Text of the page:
2014 King of the Mountains Rafal Majka won stage 11 of the Tour de France after an attack on the Col du Tourmalet gave him a gap which he kept to the top of the summit finish on the Cote de Cauterets.
The second summit finish in the Pyrenees began with an attack from four riders, including World Champion Michael Kwiatkowski (Etixx-QuickStep), Lieuwe Westra (Astana), Bob Jungels (Trek Factory Racing) and Edvald Boasson Hagen (MTN-Qhubeka); but they weren’t allowed to get far as Lampre-Merida and Cannondale kep them at 20″.
Despite the peloton’s reluctance the quartet eventually managed to break the elastic and their lead went out to 40″ after 24km of racing and stayed that way until 41km when the gap started to fall as the race approached the first climb of the day – the cat 3 Cote de Loucrup.
The quartet were caught on the climb and on the descent the peloton was split into two with Greipel in the second group coming up to the intermediate sprint at Pouzac. Greipel’s Lotto-Soudal team helped him to chase back on at the sprint it was Matteo Trentin (Etixx-QuickStep) who took full points with Sagan third. Greipel managed to get back to the front group but only managed to take 9th at the sprint, meaning Sagan will be in the green jersey again tomorrow.
The race was all together on the category 4 climb of the Cote de Bagneres-de-Bigorre and on the descent a group of 15 riders managed to get a gap, including 2014 GC podium Romain Bardet (AG2R) and GC hopeful Thibaut Pinot (FDJ) but these were soon brought back by Team Sky.
More attacks came and went on the appraoch and the climb of the category 4 Cote ed Mauzevin, but none were strong enough to escape the pace set by the Team Sky led peloton until a group of seven riders finally managed to get away after 90km of racing.
The group contained last year’s KOM winner Rafal Majka from Tinkoff-Saxo, Europcar’s Thomas Voeckler and German Champion Emmanuel Buchmann (Bora-Argon 18). Also present were Serge Pauwels (MTN-Qhubeka), Steve Morabito and Arnaud Demare (FDJ) and Julien Simon (Cofidis); their lead extending to 4’10” as the stage reached the halfway point.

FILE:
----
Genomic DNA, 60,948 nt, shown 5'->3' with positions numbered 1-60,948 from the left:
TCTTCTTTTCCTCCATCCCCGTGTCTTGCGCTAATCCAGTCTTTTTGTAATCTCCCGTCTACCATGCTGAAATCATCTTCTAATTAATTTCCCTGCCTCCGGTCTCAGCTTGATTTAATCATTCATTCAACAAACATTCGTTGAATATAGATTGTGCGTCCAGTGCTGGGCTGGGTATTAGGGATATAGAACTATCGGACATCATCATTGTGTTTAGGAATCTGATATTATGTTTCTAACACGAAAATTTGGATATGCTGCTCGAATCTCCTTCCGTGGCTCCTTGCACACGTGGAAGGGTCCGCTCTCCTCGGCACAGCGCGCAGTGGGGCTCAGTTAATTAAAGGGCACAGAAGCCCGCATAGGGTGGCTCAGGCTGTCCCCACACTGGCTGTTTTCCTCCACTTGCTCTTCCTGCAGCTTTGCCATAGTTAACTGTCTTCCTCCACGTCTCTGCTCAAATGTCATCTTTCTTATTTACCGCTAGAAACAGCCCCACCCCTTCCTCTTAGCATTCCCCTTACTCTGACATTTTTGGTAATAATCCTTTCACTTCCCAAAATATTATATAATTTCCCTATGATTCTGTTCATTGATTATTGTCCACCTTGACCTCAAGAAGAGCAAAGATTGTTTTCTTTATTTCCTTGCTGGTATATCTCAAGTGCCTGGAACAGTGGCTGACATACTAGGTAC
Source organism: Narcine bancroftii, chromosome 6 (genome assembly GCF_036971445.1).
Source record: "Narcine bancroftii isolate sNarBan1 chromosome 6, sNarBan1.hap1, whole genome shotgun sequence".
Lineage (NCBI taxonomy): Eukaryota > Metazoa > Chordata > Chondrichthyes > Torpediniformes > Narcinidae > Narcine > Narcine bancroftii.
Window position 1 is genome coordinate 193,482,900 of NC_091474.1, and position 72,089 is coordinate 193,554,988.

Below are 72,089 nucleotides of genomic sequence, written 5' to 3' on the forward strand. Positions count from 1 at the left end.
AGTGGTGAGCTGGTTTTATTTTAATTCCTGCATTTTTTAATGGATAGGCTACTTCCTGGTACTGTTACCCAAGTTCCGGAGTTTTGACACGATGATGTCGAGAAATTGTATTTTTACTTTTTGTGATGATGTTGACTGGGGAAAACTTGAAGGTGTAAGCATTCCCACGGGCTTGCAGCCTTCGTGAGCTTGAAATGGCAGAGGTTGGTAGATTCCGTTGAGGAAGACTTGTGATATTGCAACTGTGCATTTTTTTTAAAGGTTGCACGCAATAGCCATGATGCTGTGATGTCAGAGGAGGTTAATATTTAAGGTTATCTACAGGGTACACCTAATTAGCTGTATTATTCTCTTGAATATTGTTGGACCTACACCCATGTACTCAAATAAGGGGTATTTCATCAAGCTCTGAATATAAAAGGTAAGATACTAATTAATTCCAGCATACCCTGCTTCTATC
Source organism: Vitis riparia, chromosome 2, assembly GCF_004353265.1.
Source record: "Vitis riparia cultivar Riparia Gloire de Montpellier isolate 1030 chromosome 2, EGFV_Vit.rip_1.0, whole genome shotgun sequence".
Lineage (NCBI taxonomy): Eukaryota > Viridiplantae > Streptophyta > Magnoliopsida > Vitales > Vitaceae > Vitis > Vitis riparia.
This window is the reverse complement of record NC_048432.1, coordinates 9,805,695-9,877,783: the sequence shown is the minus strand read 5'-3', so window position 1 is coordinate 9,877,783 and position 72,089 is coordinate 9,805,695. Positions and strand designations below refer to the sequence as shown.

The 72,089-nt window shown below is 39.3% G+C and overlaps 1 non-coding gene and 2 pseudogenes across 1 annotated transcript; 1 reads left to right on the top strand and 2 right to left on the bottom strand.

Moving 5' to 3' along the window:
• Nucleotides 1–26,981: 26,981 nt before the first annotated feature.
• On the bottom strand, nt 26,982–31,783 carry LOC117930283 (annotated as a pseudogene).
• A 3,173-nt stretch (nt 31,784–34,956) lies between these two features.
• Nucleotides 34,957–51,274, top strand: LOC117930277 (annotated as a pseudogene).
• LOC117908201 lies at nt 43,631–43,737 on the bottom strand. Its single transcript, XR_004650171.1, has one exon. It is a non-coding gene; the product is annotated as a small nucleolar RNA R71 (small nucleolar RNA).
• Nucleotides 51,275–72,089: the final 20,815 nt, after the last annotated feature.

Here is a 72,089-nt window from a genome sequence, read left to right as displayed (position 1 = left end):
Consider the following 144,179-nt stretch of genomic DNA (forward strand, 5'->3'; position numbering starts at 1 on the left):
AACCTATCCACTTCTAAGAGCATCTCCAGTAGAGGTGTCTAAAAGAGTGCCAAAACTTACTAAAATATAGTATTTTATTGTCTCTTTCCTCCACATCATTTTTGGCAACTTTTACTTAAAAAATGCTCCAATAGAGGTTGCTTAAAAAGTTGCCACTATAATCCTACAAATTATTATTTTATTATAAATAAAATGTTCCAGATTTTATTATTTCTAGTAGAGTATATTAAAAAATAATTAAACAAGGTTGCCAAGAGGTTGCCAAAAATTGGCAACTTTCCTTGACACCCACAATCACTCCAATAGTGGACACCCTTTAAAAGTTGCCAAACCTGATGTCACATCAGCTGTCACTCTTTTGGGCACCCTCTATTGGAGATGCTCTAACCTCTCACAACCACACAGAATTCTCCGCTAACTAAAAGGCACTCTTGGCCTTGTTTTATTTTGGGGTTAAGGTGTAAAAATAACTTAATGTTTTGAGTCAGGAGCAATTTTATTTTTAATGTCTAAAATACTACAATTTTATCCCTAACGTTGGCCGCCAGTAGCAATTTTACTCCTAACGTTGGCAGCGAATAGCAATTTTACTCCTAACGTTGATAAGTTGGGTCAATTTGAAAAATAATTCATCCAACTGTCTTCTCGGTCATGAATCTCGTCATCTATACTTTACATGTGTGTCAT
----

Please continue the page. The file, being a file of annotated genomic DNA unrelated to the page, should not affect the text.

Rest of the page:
Dan Martin decided he wanted to be in the leading group and he attacked the peloton to try and bridge across along with Astana’s Andre Grivko, the pair getting an advantage of 3’16” on the peloton whilst the break’s lead went out further to 6’12”. On the category 1 climb of the Col d’Aspin Grivko was dropped by Dan Martin who continued on and managed to cut the deficit to 2’30”.
With 5km to go Demare was slipping back from the breakaway as Martin caught and passed him, making it to the breakaway group with a few km to spare. As the summit approached Martin had recovered enough to attack and took full points at the top of the climb.
As the breakaway hit the lower slopes of the HC Col du Tourmalet – for the 80th time in Tour de France history – the break’s advantage was 7’20”. Demare had managed to get back onto the breakaway but was swiftly dropped again as the race headed upwards. The Astana led peloton had begun to increase the pace, cutting the break’s lead to 6’40” and dropping Pinot, Sagan, Greipel and others out of the back.
As the Tourmalet began to take it’s toll on the peloton and the breakaway – their gap falling to 4’55” – Rafal Majka attacked the breakaway in a bid for the Souvenir Jacques Goddet and 5,000 euro prize at the top of the climb. Majka’s attack was enough to get him 55″ seconds on the breakaway with 5km to the top of the climb as the chasing group tried to bring him back.
The peloton had dwindled to a leading bunch of 14 riders including all the GC hopefuls, with Froome and Team Sky represented strongest in the group with team mates Thomas and Porte along with Contador, Van Garderen, Quintana, Valverde, Nibali and Rolland all distancing the rest of the peloton.
Majka was able to take the points at the top of the Tourmalet and collect the Souvenir Jacques Goddet along with 25 KOM points. The breakaway followed more than 1’30” behind him, with the GC group led by Froome following another 4′ down. On the descent Pauwels attacked from the initial breakaway group to try and bridge to Majka and manged to get a gap as Dan Martin and Emmanuel Buchmann joined him. The trio quickly got a gap of 3’45” ahead of the chasing group and were 1’45” behind Majka as the GC group was just 40″ behind the group they had attacked from.
Despite their efforts Martin and Buchmann were dropped after another attack from Pauwels as he attempted to get across to Majka. Majke now led Pauwels by 1’15” with 17km to go as he continued his descent of the Tourmalet. He was 1’50” ahead of Martin and Buchmann, 5’40” ahead of the GC group and a further 6′ ahead of the rest of the peloton.
As the race entered the final 10 and the category 3 summit finish climb of the Cote de Cauterets Majka’s gap had reduced slightly to just 1’15” on Pauwels, with Martin and Buchmann a further 35″ back. The peloton were still 6′ behind Majka and Richie Porte was keeping the pace high for Team Sky to prevent any attacks from the GC riders in the group.
Martin wasn’t willing to give up that easily though and with 7km to go he accelerated, dropping Buchmann and gaining time on Pauwels.With 5km to go Majka was looking strong as he got out of the saddle on the Cauterets, whilst Pauwels looked to be fading as Martin fast approached from behind, rapidly closing the deficit to just 13″.
At 3.1km to go Martin caught Pauwels and went straight past him to try and make up the deficit of 1’33” up to Majka, who was increasing his gap on the GC group as they eased off the pace on the climb.
Into the last km Majka had 1’23” on Martin who was unable to catch the 2014 King of the Mountains as he took the first stage win for Tinkoff-Saxo.